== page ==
Salmon-shades adorn the natural topography of Shillong in October and November every year. Botanically known as Prunus cerasoides, these were reportedly planted sometime around 1975 on the recommendation of the then conservator of forests BN Das, who believed that they were sturdy, fast-growing, and beautiful throughout the year. Hills on both the East and West are now lined with them. Drive down from Guwahati, and you’ll see shades of pastel along the way, or head to The Ward’s lake, which might even have celebrations around the flowering season. Other local-favourite spots include the Golf course and the snaking roads going up the mountains in upper Shillong.
5. Mumbai: Mayflower
Fondly known as Gulmohar, this flower is originally from Madagascar, where it’s now nearly extinct. Characterised by large, crimson coloured spade-like petals that spring forth from a star-shaped centre, the bloom is at its best in the months of April and May. It’s near impossible to miss this one in the city as it carpets the streets and roofs of homes in shades of red. The tree is a popular tropical ornamental tree and is one of the earliest ones to have been cultivated in the country. Locals recommend a walk through Colaba and Aarey colony to fully enjoy this summer delight.
6. Chandigarh: Yellow Trumpet
April marks the season when Chandigarh’s natural topography bursts into energetic hues of yellow. The yellow trumpet blooms, botanically known as tecoma argentea, look a lot like Delhi’s golden shower but are quite different. These flowers are bell-shaped and five-lobed, with delicate streaks of orange-red within them. They’re bee magnets as well. These line the roadside avenue of Jan Marg and grace the Shanti Kunj park in sector 16. One of the best places to spot them is the Chandigarh botanical garden, and they stick around until August.
7. Shirui Hills: Shirui Lily
A unique, rare species of land-lily found only in Manipur’s Shirui Hills, the Shirui lily grows at a height of 8,500 feet above sea level and is the state’s official flower. Interestingly, since its discovery, scientists have tried to transplant it to other parts of the world, in vain. The flower is botanically named lilieum macklinae sealy after the wife of the flower’s discoverer, botanist Kingdon Ward. Every year, several travellers head to the region to spot the bloom. You can spot the bell-shaped delicately bowing flowers bloom from mid-May to early June.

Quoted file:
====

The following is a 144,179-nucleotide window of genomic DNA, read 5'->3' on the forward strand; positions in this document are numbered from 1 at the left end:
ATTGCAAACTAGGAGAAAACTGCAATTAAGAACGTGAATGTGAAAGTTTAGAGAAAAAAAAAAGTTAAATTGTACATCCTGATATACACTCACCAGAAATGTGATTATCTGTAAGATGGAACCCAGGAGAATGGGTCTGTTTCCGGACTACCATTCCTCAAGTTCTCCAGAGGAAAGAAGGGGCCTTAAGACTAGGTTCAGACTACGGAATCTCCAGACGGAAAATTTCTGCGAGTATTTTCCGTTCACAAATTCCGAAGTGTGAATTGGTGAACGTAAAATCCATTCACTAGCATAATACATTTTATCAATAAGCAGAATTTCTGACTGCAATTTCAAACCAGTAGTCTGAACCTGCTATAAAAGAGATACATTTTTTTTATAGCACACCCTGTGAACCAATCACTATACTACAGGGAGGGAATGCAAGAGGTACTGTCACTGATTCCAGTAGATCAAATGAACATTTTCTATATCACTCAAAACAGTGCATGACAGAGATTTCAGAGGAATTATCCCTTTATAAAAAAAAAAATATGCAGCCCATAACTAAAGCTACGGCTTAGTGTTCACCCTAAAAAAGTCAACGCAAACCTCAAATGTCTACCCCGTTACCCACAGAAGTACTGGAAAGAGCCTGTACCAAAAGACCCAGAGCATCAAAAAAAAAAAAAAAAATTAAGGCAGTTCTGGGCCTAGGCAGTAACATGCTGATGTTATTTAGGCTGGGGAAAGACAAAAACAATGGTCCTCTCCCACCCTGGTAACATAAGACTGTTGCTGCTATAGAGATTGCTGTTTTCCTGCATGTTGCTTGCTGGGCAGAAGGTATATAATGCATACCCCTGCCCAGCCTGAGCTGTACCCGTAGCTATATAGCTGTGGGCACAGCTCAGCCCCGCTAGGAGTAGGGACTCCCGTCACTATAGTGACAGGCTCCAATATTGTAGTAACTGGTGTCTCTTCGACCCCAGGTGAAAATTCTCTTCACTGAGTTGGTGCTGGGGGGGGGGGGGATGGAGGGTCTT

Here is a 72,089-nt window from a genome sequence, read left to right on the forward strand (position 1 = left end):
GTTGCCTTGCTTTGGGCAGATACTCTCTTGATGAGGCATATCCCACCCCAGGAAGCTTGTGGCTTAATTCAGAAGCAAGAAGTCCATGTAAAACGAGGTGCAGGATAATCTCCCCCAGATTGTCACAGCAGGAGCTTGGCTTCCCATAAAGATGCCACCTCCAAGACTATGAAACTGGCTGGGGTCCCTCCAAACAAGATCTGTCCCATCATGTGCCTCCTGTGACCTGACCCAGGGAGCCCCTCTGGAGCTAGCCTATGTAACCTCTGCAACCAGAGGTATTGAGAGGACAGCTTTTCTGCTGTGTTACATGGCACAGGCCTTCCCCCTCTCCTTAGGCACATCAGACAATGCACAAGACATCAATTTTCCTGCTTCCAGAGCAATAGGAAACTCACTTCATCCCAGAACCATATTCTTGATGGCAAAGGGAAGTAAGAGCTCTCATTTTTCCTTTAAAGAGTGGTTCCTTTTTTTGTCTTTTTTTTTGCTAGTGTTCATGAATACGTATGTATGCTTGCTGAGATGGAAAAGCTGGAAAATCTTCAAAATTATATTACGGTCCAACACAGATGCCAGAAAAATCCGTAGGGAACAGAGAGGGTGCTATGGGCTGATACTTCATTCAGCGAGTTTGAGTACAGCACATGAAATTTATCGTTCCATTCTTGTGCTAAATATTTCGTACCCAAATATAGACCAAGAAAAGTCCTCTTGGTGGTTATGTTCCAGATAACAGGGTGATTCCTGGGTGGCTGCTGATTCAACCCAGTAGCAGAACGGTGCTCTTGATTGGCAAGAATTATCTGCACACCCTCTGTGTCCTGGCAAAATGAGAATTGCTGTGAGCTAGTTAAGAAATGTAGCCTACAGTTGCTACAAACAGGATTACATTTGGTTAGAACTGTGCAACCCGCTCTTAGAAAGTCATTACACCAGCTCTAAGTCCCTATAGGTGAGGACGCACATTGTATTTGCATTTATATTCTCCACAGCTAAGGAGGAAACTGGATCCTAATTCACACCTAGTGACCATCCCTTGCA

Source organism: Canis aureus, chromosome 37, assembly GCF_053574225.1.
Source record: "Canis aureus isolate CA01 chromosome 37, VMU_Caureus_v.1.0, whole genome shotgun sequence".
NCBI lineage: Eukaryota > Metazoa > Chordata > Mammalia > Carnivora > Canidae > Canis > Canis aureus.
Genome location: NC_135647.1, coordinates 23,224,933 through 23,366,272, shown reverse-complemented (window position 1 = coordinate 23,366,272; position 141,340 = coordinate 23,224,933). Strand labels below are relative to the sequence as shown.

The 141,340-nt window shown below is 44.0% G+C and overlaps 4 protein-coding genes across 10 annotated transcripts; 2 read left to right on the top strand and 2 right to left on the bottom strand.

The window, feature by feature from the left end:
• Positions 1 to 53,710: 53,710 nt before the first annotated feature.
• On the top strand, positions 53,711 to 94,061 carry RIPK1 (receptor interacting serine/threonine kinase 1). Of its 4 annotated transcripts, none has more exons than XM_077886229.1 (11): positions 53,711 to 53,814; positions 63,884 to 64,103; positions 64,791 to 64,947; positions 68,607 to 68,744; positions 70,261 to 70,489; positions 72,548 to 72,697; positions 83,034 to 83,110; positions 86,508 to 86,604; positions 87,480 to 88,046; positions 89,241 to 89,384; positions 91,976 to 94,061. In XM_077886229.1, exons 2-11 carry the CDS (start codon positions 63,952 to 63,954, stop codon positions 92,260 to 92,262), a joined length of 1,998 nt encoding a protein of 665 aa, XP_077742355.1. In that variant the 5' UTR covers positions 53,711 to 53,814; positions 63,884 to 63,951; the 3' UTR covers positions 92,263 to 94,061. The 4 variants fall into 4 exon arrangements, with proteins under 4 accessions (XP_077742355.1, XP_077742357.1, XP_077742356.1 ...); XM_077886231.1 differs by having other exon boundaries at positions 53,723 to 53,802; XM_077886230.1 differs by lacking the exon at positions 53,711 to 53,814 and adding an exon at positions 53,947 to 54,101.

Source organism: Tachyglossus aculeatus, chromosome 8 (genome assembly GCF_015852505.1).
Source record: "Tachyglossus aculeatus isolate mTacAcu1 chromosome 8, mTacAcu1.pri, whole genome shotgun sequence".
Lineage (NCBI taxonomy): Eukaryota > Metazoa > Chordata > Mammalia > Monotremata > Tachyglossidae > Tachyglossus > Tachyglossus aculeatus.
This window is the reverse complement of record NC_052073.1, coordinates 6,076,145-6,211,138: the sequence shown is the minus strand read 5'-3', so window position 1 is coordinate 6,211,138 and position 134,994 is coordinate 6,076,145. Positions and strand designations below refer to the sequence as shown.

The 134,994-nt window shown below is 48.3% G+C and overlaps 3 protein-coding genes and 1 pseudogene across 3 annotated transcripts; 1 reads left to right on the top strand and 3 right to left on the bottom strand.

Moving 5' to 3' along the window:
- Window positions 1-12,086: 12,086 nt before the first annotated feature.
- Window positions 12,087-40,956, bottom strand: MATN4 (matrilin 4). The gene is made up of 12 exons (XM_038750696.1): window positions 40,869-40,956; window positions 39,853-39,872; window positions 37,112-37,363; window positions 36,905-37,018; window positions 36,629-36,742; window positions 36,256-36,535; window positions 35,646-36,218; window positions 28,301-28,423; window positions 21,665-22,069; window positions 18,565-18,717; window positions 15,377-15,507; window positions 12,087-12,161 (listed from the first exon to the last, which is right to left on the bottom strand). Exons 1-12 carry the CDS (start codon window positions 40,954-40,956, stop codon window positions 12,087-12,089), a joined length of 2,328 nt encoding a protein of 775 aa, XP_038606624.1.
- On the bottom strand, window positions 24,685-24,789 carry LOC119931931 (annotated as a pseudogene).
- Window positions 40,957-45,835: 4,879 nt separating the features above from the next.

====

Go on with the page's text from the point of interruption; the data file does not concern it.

8. Munnar: Neelakurinji
Every 12 years, the hills of Munnar are bathed in a sea of blue in a spectacle so rare, it almost always makes the headlines. The neelakurinji, botanically known as strobilanthes kunthiana, is locally known as kurinji, and flowers grow at an altitude of 1,300 to 2,400 and are bright and bell-shaped. The next flowering season is believed to be in 2033 in the months between August and October, with many travellers chalking down the dates for the occasion. Also, a lovely sight during this time includes the local endangered mountain goats, the Nilgiri Tahr, who make their way down the blue speckled hills. The best spot to watch these are at the Anamalai hills.
9. Kaas Plateau: Smithia
Different seasons bring a certain blooming magic to the Kaas Plateau in Maharashtra. The lush topography glows through the year with different species of flowers blossoming. The most prominent is the smithia, which is characterised by yellow petals with two red speckles on them. Their quirky appearance has earned them the nickname Mickey Mouse. Cheery in countenance, these are at their best in between September and December. A trek here is worth the trip.
This story was first published on Travel+Leisure India.